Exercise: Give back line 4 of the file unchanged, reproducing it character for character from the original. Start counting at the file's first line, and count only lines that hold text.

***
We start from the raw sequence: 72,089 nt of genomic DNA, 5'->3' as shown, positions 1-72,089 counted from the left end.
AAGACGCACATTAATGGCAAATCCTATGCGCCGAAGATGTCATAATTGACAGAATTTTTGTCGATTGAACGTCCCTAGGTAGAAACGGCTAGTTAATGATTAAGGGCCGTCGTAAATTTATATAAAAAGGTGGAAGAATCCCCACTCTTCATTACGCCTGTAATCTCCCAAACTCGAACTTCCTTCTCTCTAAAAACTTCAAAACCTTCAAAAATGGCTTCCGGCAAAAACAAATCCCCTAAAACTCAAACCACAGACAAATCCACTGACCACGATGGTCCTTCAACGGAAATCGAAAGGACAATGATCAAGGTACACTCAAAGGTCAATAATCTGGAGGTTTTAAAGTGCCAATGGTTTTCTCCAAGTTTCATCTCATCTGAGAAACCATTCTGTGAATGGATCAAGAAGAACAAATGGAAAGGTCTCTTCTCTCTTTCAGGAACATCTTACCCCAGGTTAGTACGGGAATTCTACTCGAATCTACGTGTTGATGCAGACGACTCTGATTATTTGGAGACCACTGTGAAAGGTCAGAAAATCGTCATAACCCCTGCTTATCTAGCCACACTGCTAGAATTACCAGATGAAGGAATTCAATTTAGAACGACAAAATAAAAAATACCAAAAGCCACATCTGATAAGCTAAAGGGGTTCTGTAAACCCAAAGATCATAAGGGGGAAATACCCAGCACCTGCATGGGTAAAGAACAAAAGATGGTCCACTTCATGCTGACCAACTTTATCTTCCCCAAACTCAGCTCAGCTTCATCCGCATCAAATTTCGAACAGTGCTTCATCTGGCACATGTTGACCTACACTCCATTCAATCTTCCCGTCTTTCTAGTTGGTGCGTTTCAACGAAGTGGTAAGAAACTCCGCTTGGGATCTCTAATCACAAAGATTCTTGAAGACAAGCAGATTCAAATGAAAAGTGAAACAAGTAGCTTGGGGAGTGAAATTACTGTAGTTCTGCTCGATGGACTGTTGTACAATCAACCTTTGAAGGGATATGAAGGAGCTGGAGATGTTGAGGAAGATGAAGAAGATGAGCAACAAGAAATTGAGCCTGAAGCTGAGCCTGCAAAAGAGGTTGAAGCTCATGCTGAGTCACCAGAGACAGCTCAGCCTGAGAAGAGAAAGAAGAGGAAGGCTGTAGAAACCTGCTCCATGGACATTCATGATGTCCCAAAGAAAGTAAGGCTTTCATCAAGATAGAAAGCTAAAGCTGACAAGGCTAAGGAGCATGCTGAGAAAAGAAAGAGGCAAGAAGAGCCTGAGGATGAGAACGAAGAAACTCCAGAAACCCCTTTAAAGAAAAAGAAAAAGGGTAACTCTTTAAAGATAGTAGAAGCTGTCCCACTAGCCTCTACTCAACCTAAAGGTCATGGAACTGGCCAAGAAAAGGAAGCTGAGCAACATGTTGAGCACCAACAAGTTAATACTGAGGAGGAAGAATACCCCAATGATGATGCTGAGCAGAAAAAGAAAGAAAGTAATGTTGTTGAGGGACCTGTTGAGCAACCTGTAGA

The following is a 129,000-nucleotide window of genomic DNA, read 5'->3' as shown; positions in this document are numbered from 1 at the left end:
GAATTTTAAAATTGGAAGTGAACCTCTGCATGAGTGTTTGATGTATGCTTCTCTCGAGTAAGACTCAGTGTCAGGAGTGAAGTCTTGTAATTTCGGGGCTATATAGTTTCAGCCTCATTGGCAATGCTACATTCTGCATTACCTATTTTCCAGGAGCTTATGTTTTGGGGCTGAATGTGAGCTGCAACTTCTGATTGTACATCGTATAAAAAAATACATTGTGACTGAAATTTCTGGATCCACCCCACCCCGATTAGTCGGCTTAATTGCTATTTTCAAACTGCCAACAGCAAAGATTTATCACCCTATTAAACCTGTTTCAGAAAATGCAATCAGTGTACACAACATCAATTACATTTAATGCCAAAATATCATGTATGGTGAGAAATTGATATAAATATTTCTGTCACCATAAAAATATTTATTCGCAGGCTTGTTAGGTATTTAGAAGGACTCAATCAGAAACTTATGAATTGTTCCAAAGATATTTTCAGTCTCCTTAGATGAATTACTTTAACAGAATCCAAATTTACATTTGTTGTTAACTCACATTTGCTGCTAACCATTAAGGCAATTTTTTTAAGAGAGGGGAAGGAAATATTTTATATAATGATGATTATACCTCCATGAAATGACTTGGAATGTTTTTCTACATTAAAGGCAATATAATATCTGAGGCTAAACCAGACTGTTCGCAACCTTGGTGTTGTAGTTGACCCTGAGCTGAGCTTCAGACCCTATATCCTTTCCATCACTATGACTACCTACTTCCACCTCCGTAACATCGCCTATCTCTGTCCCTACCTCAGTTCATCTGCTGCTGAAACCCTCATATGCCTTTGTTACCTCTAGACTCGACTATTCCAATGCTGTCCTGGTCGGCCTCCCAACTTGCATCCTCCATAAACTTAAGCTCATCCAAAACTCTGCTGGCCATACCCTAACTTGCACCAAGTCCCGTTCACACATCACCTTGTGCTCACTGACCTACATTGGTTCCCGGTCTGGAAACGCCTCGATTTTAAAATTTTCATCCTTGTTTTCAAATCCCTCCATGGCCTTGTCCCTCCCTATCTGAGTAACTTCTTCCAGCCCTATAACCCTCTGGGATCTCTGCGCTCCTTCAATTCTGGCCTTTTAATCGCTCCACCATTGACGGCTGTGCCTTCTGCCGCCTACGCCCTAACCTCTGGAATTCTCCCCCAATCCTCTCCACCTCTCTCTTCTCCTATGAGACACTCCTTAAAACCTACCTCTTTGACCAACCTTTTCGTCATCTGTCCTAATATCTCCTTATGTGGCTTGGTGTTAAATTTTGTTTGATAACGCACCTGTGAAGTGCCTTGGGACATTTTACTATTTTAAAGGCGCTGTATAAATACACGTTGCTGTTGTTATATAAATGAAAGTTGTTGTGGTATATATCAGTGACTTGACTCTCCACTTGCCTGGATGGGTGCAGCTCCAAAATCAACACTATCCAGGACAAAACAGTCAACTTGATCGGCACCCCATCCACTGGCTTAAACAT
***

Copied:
GAATTTTAAAATTGGAAGTGAACCTCTGCATGAGTGTTTGATGTATGCTTCTCTCGAGTAAGACTCAGTGTCAGGAGTGAAGTCTTGTAATTTCGGGGCTATATAGTTTCAGCCTCATTGGCAATGCTACATTCTGCATTACCTATTTTCCAGGAGCTTATGTTTTGGGGCTGAATGTGAGCTGCAACTTCTGATTGTACATCGTATAAAAAAATACATTGTGACTGAAATTTCTGGATCCACCCCACCCCGATTAGTCGGCTTAATTGCTATTTTCAAACTGCCAACAGCAAAGATTTATCACCCTATTAAACCTGTTTCAGAAAATGCAATCAGTGTACACAACATCAATTACATTTAATGCCAAAATATCATGTATGGTGAGAAATTGATATAAATATTTCTGTCACCATAAAAATATTTATTCGCAGGCTTGTTAGGTATTTAGAAGGACTCAATCAGAAACTTATGAATTGTTCCAAAGATATTTTCAGTCTCCTTAGATGAATTACTTTAACAGAATCCAAATTTACATTTGTTGTTAACTCACATTTGCTGCTAACCATTAAGGCAATTTTTTTAAGAGAGGGGAAGGAAATATTTTATATAATGATGATTATACCTCCATGAAATGACTTGGAATGTTTTTCTACATTAAAGGCAATATAATATCTGAGGCTAAACCAGACTGTTCGCAACCTTGGTGTTGTAGTTGACCCTGAGCTGAGCTTCAGACCCTATATCCTTTCCATCACTATGACTACCTACTTCCACCTCCGTAACATCGCCTATCTCTGTCCCTACCTCAGTTCATCTGCTGCTGAAACCCTCATATGCCTTTGTTACCTCTAGACTCGACTATTCCAATGCTGTCCTGGTCGGCCTCCCAACTTGCATCCTCCATAAACTTAAGCTCATCCAAAACTCTGCTGGCCATACCCTAACTTGCACCAAGTCCCGTTCACACATCACCTTGTGCTCACTGACCTACATTGGTTCCCGGTCTGGAAACGCCTCGATTTTAAAATTTTCATCCTTGTTTTCAAATCCCTCCATGGCCTTGTCCCTCCCTATCTGAGTAACTTCTTCCAGCCCTATAACCCTCTGGGATCTCTGCGCTCCTTCAATTCTGGCCTTTTAATCGCTCCACCATTGACGGCTGTGCCTTCTGCCGCCTACGCCCTAACCTCTGGAATTCTCCCCCAATCCTCTCCACCTCTCTCTTCTCCTATGAGACACTCCTTAAAACCTACCTCTTTGACCAACCTTTTCGTCATCTGTCCTAATATCTCCTTATGTGGCTTGGTGTTAAATTTTGTTTGATAACGCACCTGTGAAGTGCCTTGGGACATTTTACTATTTTAAAGGCGCTGTATAAATACACGTTGCTGTTGTTATATAAATGAAAGTTGTTGTGGTATATATCAGTGACTTGACTCTCCACTTGCCTGGATGGGTGCAGCTCCAAAATCAACACTATCCAGGACAAAACAGTCAACTTGATCGGCACCCCATCCACTGGCTTAAACAT